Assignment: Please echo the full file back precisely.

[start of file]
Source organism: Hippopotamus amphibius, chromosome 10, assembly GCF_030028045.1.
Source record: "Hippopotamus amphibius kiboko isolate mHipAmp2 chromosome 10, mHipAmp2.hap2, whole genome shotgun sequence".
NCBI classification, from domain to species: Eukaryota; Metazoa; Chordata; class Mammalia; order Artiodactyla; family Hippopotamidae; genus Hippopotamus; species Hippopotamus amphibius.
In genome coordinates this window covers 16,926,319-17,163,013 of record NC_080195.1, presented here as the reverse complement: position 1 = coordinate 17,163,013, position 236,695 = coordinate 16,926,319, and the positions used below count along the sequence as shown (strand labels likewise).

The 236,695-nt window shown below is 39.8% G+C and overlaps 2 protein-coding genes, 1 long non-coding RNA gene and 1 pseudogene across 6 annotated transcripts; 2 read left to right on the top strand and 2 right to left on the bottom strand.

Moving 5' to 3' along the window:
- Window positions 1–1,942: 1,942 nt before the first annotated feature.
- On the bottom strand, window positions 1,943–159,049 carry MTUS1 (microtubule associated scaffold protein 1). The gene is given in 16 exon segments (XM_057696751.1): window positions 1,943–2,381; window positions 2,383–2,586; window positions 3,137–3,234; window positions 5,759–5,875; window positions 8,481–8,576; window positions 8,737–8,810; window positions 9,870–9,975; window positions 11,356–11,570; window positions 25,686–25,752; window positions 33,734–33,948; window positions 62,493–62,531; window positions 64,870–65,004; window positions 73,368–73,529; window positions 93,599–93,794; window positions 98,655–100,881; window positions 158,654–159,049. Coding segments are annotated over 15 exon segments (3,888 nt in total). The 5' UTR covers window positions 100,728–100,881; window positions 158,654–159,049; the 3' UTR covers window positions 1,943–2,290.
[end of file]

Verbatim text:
Source organism: Hippopotamus amphibius, chromosome 10, assembly GCF_030028045.1.
Source record: "Hippopotamus amphibius kiboko isolate mHipAmp2 chromosome 10, mHipAmp2.hap2, whole genome shotgun sequence".
NCBI classification, from domain to species: Eukaryota; Metazoa; Chordata; class Mammalia; order Artiodactyla; family Hippopotamidae; genus Hippopotamus; species Hippopotamus amphibius.
In genome coordinates this window covers 16,926,319-17,163,013 of record NC_080195.1, presented here as the reverse complement: position 1 = coordinate 17,163,013, position 236,695 = coordinate 16,926,319, and the positions used below count along the sequence as shown (strand labels likewise).

The 236,695-nt window shown below is 39.8% G+C and overlaps 2 protein-coding genes, 1 long non-coding RNA gene and 1 pseudogene across 6 annotated transcripts; 2 read left to right on the top strand and 2 right to left on the bottom strand.

Moving 5' to 3' along the window:
- Window positions 1–1,942: 1,942 nt before the first annotated feature.
- On the bottom strand, window positions 1,943–159,049 carry MTUS1 (microtubule associated scaffold protein 1). The gene is given in 16 exon segments (XM_057696751.1): window positions 1,943–2,381; window positions 2,383–2,586; window positions 3,137–3,234; window positions 5,759–5,875; window positions 8,481–8,576; window positions 8,737–8,810; window positions 9,870–9,975; window positions 11,356–11,570; window positions 25,686–25,752; window positions 33,734–33,948; window positions 62,493–62,531; window positions 64,870–65,004; window positions 73,368–73,529; window positions 93,599–93,794; window positions 98,655–100,881; window positions 158,654–159,049. Coding segments are annotated over 15 exon segments (3,888 nt in total). The 5' UTR covers window positions 100,728–100,881; window positions 158,654–159,049; the 3' UTR covers window positions 1,943–2,290.